Big investors seem to have forgotten how to exist without some sort of speculative bubble. In the last decade, they’ve whipped cash from tech stocks to bonds to emerging markets to real estate to junk mortgages. With the latter bubble now deflating rapidly, they’ve turned to … Midwestern farmland?

Yes, big cornfields. Here’s a Chicago asset manager talking about who’s buying up farmland, quoted in USA Today:

It’s everybody from the person concerned about the stock market to large government and corporate pension funds, insurance companies, hedge funds. [!]

Investors do like a sure bet. With the 2007 Energy Act mandating that corn-based ethanol production double yet again over the next several years, investors are fairly sure that corn prices will keep rising — pushing up land values accordingly.

Average Midwestern farmland values have doubled since 2000 — and rose 20 to 23 percent in 2007 alone in Iowa, Nebraska, South Dakota, and Wyoming, USA Today reports.

Besides land speculators, who does this trend benefit — and who loses?

Clearly, a lot of Midwestern farmers own swaths of land and have seen their net worths jump over the past several years. Like Manhattan co-op owners who bought in the 1970s, these people are sitting on large paper gains.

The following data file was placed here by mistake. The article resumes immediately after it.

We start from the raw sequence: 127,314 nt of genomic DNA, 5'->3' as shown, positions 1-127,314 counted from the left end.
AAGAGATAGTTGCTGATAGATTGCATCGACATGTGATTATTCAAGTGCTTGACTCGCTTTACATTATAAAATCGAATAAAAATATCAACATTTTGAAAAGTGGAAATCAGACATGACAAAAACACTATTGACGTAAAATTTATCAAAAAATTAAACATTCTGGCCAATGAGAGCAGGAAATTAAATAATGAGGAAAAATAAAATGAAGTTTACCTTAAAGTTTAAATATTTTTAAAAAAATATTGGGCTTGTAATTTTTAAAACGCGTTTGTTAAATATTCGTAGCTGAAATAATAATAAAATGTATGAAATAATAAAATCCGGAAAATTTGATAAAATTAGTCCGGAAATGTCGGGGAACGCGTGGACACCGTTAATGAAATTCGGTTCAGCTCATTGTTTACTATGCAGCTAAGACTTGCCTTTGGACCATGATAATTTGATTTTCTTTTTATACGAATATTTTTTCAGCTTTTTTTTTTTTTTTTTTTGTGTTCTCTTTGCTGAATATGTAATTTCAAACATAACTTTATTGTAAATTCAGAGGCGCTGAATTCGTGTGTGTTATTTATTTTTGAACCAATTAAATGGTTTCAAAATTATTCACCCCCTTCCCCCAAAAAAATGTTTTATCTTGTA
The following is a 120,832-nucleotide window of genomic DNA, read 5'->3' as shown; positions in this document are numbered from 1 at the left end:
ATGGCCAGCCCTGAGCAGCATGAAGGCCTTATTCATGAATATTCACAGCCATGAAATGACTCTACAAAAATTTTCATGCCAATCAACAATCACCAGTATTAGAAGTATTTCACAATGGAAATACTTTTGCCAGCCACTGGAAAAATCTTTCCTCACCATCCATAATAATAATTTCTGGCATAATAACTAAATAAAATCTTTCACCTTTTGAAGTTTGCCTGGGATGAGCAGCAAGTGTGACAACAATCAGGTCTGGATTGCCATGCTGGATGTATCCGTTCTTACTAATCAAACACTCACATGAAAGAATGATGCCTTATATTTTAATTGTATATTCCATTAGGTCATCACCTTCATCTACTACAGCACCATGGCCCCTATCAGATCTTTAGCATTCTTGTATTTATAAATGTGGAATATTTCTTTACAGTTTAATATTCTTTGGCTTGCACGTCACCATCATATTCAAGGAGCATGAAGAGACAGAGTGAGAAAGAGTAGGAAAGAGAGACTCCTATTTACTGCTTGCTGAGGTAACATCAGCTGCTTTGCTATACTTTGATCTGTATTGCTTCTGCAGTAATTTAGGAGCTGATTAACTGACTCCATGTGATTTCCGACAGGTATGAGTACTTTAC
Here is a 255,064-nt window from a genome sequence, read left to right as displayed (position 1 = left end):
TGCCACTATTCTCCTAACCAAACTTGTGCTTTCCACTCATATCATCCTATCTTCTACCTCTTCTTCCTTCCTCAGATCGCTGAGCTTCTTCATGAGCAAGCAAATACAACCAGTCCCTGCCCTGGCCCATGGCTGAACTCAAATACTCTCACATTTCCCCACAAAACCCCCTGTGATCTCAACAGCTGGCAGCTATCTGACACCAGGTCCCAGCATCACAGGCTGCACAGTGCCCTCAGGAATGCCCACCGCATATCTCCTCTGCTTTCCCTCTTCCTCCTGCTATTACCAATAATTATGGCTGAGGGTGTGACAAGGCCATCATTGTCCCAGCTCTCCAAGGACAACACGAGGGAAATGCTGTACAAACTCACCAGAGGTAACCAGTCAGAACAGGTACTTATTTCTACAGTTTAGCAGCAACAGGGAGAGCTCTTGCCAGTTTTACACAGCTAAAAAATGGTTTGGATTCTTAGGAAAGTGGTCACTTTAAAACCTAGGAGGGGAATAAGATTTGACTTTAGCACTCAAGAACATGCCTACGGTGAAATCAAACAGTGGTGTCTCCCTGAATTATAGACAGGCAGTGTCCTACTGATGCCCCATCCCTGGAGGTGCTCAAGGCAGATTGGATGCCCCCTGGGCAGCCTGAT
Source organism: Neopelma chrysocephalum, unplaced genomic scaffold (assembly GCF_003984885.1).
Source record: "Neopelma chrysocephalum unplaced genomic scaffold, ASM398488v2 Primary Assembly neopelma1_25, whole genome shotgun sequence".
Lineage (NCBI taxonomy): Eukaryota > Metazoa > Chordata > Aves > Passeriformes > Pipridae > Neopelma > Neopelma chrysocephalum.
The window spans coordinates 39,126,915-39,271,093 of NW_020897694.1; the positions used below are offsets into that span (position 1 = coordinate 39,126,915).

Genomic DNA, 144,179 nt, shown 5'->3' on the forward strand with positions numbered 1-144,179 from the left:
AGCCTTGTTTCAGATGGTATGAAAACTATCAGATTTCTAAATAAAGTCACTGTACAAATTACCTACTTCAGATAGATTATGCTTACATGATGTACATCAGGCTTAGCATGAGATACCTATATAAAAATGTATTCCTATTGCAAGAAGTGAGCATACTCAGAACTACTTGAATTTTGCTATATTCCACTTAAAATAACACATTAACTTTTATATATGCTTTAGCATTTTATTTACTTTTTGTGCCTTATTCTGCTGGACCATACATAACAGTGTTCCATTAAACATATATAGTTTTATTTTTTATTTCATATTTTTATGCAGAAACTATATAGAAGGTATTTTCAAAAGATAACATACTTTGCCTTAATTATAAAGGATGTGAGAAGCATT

But by no means do all farmers own their land. In Iowa, for example, some 45 percent of farmers rent all or part of their land. For these folks, rising land values have meant higher rent payments.

Worse, say you’re a young person wanting to start a new farm — say, a produce farm designed to sell fancy veggies to all those newly rich farm owners. You’re now literally competing with hedge funds for land.

But I doubt the trend can last. At some point, corn-based ethanol just has to collapse under the weight of its vast ecological liabilities. When it does, corn prices will dive, taking land prices along for the ride.

And things are already looking a bit frothy, as the stock analysts say. One analyst says he expects farmland prices to rise at a 6 to 12 percent annual rate over the next three years, compared to gains in farm income of 4 to 5 percent.

In other words, land prices are rising faster than the income the land generates — sure sign of a bubble.